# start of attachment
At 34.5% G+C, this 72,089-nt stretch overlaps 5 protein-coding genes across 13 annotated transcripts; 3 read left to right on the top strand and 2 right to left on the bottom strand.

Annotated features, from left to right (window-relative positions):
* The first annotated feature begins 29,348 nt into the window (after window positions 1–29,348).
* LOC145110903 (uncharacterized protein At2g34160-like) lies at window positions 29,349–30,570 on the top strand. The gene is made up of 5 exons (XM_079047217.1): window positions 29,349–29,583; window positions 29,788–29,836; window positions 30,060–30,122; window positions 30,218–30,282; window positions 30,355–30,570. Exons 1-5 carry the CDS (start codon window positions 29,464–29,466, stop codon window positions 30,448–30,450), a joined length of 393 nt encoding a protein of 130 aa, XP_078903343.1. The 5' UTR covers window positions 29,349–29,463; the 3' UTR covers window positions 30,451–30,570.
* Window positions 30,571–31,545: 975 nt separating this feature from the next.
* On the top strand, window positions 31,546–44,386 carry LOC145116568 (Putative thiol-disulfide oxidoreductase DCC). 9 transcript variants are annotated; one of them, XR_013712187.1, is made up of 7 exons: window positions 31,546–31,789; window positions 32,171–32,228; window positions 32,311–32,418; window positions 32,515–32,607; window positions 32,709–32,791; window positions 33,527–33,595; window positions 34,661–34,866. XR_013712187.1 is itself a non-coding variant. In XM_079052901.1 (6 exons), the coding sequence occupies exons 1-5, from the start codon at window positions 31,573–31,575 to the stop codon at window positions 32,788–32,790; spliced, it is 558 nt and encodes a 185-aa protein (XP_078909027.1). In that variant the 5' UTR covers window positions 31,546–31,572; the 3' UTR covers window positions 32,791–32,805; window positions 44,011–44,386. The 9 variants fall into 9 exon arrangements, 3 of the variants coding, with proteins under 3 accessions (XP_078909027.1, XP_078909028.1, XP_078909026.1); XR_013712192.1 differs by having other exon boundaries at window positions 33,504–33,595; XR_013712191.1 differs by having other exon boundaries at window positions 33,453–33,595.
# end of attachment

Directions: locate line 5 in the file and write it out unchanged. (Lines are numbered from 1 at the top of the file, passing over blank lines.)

* Window positions 30,571–31,545: 975 nt separating this feature from the next.